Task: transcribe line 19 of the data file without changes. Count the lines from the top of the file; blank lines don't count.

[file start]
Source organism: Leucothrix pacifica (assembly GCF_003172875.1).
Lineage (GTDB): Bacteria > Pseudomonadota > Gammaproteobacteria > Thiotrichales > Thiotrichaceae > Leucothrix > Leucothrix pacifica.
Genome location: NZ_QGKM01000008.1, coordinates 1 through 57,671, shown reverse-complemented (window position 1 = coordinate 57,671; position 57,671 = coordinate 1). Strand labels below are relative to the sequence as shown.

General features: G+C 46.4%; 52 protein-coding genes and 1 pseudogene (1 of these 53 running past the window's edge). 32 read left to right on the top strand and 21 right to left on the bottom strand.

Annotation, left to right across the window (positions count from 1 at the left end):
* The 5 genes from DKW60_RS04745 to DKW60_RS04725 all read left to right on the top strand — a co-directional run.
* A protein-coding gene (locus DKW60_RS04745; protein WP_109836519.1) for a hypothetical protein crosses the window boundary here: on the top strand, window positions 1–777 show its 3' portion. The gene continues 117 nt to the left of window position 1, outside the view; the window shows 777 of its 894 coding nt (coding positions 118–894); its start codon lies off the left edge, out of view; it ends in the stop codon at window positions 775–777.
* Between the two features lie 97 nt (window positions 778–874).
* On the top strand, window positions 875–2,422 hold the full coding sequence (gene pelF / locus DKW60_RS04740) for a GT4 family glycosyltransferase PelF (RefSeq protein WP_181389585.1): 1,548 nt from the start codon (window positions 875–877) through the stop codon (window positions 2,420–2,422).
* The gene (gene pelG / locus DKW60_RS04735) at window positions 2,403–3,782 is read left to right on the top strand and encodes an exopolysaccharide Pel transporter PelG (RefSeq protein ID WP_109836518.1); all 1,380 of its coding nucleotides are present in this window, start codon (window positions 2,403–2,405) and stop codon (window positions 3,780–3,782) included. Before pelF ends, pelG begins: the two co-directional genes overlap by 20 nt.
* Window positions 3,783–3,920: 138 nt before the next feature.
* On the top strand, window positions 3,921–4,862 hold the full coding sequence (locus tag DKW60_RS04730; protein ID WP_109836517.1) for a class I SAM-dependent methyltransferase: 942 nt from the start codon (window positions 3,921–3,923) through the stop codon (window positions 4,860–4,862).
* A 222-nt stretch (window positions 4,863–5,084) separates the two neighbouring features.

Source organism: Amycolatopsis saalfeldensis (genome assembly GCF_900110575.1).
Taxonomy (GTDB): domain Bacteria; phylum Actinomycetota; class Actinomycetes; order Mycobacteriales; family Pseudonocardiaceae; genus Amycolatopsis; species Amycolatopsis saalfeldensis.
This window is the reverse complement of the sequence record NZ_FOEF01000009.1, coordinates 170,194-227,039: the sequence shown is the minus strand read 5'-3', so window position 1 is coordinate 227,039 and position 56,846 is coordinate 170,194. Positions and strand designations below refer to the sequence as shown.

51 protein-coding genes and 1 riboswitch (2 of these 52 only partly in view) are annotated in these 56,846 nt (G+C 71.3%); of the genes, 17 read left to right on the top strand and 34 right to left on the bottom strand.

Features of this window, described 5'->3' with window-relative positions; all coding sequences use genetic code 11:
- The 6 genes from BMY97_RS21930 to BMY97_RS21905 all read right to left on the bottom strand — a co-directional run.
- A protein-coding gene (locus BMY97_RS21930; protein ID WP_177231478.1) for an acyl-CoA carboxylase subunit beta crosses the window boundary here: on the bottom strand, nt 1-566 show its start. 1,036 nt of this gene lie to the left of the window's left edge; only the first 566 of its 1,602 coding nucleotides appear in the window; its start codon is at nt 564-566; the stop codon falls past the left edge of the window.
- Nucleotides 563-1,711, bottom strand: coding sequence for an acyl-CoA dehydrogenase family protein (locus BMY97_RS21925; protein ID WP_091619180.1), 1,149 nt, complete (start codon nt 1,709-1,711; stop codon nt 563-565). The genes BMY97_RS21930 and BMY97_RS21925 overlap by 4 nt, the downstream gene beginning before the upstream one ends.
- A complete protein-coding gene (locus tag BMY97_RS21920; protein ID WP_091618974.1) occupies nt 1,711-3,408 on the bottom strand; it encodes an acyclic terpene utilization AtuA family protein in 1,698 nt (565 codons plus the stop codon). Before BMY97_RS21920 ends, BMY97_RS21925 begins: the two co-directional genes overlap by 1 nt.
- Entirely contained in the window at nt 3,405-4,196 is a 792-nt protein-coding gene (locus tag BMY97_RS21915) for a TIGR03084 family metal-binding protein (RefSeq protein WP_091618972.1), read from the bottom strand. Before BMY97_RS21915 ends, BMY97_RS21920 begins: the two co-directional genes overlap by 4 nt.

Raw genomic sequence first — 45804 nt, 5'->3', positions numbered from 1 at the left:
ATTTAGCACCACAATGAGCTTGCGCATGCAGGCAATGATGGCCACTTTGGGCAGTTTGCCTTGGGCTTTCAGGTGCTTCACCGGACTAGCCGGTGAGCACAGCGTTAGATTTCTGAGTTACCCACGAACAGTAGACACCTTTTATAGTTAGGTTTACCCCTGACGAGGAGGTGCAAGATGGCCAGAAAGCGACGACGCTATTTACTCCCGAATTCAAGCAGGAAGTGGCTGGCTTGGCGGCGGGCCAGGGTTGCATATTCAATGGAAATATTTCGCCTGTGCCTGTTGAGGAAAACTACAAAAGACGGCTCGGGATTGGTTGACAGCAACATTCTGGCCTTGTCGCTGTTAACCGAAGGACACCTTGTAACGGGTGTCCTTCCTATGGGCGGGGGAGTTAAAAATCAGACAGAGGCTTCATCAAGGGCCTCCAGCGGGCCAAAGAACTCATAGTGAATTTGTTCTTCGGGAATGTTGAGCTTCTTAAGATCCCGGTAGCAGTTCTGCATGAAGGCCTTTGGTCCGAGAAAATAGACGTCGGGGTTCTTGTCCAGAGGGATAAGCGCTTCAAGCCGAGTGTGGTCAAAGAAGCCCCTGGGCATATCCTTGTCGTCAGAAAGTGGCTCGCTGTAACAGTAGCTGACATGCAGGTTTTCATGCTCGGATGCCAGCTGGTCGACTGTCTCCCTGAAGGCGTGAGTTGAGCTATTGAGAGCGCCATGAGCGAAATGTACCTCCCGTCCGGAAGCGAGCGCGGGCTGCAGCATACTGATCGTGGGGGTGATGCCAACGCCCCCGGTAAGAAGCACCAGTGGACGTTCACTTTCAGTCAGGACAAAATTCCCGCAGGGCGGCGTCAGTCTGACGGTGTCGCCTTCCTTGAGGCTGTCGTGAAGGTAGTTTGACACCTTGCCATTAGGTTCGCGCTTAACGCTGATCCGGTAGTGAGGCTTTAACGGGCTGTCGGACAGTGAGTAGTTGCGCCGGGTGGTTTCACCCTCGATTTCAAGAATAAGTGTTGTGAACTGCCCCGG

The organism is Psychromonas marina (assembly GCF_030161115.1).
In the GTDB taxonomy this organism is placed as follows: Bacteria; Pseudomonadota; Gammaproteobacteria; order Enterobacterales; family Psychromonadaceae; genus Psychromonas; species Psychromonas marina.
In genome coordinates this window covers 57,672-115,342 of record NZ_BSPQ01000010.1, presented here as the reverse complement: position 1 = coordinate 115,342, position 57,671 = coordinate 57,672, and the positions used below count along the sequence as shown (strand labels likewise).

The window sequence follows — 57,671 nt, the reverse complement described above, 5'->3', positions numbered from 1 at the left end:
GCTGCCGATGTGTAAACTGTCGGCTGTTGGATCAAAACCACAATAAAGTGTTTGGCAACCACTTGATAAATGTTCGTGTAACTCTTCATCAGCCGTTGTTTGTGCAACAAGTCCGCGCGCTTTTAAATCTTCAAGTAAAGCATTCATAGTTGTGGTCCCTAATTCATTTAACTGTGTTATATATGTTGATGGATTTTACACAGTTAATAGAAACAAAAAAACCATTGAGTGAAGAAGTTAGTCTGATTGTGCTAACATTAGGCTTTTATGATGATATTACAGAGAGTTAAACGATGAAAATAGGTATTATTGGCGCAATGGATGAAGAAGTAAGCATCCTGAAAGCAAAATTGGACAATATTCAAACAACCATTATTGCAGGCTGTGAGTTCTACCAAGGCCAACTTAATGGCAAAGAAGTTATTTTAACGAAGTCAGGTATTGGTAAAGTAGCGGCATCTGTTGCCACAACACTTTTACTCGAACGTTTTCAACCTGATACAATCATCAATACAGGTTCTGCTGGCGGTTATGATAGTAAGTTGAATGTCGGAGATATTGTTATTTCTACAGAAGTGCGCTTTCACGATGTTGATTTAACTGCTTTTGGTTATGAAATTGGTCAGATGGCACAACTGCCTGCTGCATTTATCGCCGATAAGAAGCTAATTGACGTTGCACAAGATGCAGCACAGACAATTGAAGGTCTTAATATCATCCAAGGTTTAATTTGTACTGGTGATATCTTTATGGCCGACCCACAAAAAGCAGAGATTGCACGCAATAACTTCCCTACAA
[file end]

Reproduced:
- The 6 genes from BMY97_RS21930 to BMY97_RS21905 all read right to left on the bottom strand — a co-directional run.